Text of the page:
Editor's note: This article is adapted from "The Lonely Soldier: The Private War of Women Serving in Iraq," to be published by Beacon Press in April 2009.

Rape in civilian life is already unacceptably common. One in six women is raped or sexually assaulted in her lifetime, according to the National Institute of Justice, a number so high it should be considered an epidemic.

In the military, however, the situation is even worse. Rape is almost twice as frequent as it is among civilians, especially in wartime. Soldiers are taught to regard one another as family, so military rape resembles incest. And most of the soldiers who rape are older and of higher rank than their victims, so are taking advantage of their authority to attack the very people they are supposed to protect.

Department of Defense reports show that nearly 90 percent of rape victims in the Army are junior-ranking women, whose average age is 21, while most of the assailants are non-commissioned officers or junior men, whose average age is 28.

This sexual violence persists in spite of strict laws against rape in the military and a concerted Pentagon effort in 2005 to reform procedures for reporting the crime. Unfortunately, neither the press nor the many teams of psychologists and sociologists who study veterans ever seem to ask why.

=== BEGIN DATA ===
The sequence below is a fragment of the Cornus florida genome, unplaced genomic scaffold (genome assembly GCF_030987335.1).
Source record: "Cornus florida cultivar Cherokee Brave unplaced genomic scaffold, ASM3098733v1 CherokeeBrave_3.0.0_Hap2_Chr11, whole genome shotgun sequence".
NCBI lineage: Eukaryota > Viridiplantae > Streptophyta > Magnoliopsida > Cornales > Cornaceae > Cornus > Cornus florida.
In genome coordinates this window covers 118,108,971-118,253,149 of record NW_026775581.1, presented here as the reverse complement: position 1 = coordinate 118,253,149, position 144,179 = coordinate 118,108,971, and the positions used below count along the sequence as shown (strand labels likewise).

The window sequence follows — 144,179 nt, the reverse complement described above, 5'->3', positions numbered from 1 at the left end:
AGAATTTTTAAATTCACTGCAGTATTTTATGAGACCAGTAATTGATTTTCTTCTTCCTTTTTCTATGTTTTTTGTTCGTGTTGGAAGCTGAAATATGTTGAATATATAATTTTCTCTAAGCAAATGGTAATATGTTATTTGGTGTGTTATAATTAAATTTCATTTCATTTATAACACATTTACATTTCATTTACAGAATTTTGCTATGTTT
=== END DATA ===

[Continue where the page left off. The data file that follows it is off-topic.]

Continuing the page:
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Kurds Extend Role Beyond Autonomous Borders, Angering Arabs

By Amit R. PaleyWashington Post Foreign ServiceSaturday, September 13, 2008; A01

JALAWLA, Iraq -- Kurdish leaders have expanded their authority over a roughly 300-mile-long swath of territory beyond the borders of their autonomous region in northern Iraq, stationing thousands of soldiers in ethnically mixed areas in what Iraqi Arabs see as an encroachment on their homelands.

The assertion of greater Kurdish control, which has taken hold gradually since the war began and caused tens of thousands of Arabs to flee their homes, is viewed by Iraqi Arab and U.S. officials as a provocative and potentially destabilizing action.

"Quickly moving into those areas to try and change the population and flying KRG flags in areas that are specifically not under the KRG control right now -- that is counterproductive and increases tensions," said Maj. Gen. Mark P. Hertling, commander of U.S. forces in northern Iraq, referring to the Kurdistan Regional Government, which administers the autonomous region.

The long-cherished dream of many of the world's 25 million ethnic Kurds is an independent state that encompasses parts of Iran, Iraq, Syria and Turkey. All but Iraq adamantly oppose Kurdish autonomy, much less a Kurdish state. Iraqi Kurds continue to insist they are not seeking independence, even as they unilaterally expand the territory they control in Iraq.